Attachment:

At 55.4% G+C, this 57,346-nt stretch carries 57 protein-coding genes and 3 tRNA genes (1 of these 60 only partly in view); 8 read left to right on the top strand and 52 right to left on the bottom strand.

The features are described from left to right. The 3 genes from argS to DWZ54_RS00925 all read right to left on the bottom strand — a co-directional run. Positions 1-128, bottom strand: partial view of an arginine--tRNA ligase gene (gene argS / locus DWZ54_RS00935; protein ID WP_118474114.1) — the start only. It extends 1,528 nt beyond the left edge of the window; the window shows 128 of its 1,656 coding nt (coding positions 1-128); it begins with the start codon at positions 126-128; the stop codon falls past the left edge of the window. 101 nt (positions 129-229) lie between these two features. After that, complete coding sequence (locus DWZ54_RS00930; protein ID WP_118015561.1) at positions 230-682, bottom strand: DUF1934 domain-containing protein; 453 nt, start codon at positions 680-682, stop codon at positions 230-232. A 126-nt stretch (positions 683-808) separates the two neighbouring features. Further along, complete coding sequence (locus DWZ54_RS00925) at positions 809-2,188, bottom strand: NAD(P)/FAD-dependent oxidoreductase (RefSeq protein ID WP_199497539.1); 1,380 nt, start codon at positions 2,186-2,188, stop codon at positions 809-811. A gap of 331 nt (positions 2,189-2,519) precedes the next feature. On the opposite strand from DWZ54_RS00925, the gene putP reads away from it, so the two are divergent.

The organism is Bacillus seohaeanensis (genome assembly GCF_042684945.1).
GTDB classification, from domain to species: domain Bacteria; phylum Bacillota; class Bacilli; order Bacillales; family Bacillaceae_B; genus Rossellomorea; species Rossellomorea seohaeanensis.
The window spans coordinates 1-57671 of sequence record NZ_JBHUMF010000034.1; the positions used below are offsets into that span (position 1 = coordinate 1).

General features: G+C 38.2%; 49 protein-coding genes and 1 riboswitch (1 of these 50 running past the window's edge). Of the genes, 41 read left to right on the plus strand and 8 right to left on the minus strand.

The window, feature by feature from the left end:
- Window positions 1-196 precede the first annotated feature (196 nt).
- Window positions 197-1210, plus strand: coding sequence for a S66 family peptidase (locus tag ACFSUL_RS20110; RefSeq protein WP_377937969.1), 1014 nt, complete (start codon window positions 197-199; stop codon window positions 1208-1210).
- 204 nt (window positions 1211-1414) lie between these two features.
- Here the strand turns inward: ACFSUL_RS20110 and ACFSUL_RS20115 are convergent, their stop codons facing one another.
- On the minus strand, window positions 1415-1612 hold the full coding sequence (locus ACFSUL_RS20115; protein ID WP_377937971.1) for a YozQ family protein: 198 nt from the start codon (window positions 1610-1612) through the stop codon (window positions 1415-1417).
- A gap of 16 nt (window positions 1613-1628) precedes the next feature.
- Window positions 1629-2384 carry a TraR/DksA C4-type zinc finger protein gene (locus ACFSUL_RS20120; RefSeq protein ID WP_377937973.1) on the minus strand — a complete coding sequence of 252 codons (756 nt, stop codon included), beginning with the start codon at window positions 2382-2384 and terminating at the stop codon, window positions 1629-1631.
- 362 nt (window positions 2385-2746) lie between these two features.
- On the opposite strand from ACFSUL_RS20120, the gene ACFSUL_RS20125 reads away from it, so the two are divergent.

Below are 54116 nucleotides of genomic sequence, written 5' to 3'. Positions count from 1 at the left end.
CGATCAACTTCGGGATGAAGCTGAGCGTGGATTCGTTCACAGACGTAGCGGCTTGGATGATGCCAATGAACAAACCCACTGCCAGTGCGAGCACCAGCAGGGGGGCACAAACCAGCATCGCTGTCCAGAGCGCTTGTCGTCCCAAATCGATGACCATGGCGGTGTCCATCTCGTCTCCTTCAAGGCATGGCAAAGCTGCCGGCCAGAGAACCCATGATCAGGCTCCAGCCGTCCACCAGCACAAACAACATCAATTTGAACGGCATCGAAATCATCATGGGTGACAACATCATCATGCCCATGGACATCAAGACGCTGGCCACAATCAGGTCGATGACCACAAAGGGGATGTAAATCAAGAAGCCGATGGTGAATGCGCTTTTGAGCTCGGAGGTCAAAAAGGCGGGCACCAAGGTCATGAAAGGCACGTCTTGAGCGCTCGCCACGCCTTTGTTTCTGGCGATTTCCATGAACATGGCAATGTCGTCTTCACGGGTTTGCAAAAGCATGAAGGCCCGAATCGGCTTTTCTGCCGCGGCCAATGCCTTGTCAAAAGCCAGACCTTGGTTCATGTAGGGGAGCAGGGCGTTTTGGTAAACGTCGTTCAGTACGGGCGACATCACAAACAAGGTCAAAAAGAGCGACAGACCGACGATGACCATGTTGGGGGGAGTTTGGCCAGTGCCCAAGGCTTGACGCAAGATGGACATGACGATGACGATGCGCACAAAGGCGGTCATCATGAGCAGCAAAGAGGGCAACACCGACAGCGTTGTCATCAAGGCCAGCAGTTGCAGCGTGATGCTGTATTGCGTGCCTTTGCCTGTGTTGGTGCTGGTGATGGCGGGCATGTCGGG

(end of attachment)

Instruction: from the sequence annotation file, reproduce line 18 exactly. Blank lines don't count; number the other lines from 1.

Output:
CGATCAACTTCGGGATGAAGCTGAGCGTGGATTCGTTCACAGACGTAGCGGCTTGGATGATGCCAATGAACAAACCCACTGCCAGTGCGAGCACCAGCAGGGGGGCACAAACCAGCATCGCTGTCCAGAGCGCTTGTCGTCCCAAATCGATGACCATGGCGGTGTCCATCTCGTCTCCTTCAAGGCATGGCAAAGCTGCCGGCCAGAGAACCCATGATCAGGCTCCAGCCGTCCACCAGCACAAACAACATCAATTTGAACGGCATCGAAATCATCATGGGTGACAACATCATCATGCCCATGGACATCAAGACGCTGGCCACAATCAGGTCGATGACCACAAAGGGGATGTAAATCAAGAAGCCGATGGTGAATGCGCTTTTGAGCTCGGAGGTCAAAAAGGCGGGCACCAAGGTCATGAAAGGCACGTCTTGAGCGCTCGCCACGCCTTTGTTTCTGGCGATTTCCATGAACATGGCAATGTCGTCTTCACGGGTTTGCAAAAGCATGAAGGCCCGAATCGGCTTTTCTGCCGCGGCCAATGCCTTGTCAAAAGCCAGACCTTGGTTCATGTAGGGGAGCAGGGCGTTTTGGTAAACGTCGTTCAGTACGGGCGACATCACAAACAAGGTCAAAAAGAGCGACAGACCGACGATGACCATGTTGGGGGGAGTTTGGCCAGTGCCCAAGGCTTGACGCAAGATGGACATGACGATGACGATGCGCACAAAGGCGGTCATCATGAGCAGCAAAGAGGGCAACACCGACAGCGTTGTCATCAAGGCCAGCAGTTGCAGCGTGATGCTGTATTGCGTGCCTTTGCCTGTGTTGGTGCTGGTGATGGCGGGCATGTCGGG